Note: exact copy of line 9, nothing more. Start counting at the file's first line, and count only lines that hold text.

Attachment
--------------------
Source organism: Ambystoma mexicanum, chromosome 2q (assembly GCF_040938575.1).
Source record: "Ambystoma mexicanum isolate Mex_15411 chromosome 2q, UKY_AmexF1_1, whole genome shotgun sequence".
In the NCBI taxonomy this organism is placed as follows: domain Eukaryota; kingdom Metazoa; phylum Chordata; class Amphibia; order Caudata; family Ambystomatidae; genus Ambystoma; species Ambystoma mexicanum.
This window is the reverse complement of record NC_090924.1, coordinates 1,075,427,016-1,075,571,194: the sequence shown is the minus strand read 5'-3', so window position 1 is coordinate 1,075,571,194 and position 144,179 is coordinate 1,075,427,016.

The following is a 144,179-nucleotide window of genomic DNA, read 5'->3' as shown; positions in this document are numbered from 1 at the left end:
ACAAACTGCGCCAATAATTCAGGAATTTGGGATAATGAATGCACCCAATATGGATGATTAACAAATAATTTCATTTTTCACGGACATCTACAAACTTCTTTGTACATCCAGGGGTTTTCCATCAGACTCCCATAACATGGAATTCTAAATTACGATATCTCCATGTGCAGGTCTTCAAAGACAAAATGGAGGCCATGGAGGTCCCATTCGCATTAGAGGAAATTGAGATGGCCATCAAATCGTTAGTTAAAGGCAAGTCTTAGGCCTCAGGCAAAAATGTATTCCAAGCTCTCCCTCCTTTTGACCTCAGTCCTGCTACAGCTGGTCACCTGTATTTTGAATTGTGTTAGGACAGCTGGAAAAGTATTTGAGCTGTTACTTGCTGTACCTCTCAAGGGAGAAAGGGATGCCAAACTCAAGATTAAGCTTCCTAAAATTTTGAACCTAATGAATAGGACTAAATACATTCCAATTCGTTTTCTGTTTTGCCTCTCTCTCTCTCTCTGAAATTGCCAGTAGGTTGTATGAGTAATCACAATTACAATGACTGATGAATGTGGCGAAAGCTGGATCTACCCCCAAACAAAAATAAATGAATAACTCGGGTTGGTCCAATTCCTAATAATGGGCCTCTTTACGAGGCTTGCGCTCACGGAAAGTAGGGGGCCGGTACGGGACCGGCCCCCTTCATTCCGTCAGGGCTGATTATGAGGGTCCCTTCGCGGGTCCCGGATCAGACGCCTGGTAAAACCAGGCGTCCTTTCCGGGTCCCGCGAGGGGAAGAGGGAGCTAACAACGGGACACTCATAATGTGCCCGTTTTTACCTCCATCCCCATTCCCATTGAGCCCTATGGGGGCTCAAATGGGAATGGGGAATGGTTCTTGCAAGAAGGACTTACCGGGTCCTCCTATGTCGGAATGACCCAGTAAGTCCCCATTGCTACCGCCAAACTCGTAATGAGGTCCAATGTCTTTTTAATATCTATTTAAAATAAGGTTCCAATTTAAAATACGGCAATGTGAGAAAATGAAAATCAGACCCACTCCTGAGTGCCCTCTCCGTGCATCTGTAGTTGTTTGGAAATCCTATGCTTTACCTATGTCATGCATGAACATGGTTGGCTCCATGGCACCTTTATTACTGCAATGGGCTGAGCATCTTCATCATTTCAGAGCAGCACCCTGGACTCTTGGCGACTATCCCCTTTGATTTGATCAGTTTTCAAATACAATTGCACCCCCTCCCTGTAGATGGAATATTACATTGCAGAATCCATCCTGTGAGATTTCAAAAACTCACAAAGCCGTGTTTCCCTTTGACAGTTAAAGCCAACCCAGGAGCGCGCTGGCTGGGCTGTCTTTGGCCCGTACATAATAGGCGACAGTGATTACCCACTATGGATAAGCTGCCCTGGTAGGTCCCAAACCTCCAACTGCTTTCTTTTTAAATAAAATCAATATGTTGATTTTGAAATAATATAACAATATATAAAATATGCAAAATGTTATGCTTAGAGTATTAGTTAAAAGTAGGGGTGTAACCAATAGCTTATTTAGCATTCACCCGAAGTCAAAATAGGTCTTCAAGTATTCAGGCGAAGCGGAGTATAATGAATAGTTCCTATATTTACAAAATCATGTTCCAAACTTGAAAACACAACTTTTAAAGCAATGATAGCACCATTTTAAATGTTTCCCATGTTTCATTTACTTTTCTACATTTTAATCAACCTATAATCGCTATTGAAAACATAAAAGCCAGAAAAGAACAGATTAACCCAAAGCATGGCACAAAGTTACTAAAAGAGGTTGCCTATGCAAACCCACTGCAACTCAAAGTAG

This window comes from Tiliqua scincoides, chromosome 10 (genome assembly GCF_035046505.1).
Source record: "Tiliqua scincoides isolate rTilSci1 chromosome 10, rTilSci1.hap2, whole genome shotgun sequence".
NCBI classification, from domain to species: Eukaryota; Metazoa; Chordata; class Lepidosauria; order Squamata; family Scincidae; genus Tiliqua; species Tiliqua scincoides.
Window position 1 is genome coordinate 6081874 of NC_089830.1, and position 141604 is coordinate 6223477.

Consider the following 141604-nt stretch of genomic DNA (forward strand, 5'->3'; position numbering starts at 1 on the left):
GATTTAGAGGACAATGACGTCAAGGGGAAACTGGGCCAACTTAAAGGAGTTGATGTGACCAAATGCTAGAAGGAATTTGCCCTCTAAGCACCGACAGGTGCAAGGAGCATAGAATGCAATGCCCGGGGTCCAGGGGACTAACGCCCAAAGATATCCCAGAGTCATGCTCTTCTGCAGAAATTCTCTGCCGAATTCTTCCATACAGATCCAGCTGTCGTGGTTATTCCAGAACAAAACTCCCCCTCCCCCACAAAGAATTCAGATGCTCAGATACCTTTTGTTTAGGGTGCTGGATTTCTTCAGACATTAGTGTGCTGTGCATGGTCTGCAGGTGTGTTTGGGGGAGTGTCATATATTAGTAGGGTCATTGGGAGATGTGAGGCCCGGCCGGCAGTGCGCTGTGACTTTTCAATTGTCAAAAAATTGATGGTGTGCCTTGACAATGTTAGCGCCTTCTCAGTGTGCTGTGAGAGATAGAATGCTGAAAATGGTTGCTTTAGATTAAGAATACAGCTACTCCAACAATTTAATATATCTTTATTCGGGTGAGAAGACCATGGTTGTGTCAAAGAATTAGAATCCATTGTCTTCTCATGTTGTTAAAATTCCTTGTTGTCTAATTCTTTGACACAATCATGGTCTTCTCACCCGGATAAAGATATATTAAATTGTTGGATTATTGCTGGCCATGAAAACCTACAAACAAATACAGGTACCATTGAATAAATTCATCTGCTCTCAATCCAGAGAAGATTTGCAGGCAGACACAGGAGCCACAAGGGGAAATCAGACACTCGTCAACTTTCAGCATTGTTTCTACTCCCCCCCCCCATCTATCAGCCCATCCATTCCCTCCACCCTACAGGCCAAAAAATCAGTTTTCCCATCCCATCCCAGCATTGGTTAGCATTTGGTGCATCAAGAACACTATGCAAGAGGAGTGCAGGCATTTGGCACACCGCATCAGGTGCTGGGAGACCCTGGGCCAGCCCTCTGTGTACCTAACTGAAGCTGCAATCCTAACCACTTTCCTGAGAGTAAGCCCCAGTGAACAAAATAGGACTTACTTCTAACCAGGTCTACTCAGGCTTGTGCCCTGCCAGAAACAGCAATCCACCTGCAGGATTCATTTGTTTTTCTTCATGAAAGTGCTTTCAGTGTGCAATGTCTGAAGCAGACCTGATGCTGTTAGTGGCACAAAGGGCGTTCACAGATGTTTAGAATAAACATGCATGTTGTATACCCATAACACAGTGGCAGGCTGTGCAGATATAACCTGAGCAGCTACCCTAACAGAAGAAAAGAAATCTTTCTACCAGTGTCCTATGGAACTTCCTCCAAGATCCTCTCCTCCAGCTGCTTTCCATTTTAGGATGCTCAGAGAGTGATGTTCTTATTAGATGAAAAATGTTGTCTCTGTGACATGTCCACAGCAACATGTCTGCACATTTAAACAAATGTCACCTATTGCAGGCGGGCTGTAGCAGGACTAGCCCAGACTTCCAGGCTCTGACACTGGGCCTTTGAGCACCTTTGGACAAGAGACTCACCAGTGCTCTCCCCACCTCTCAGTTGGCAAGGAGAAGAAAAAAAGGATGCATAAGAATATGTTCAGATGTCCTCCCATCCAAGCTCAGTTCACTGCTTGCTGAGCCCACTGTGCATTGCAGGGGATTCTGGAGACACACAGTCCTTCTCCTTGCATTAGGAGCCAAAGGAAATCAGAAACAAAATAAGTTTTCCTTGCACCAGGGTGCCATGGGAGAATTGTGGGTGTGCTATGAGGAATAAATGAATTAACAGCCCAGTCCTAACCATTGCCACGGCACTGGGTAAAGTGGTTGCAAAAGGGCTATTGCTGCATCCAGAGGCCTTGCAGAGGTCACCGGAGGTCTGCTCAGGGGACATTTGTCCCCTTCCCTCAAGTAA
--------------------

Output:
NCBI classification, from domain to species: Eukaryota; Metazoa; Chordata; class Lepidosauria; order Squamata; family Scincidae; genus Tiliqua; species Tiliqua scincoides.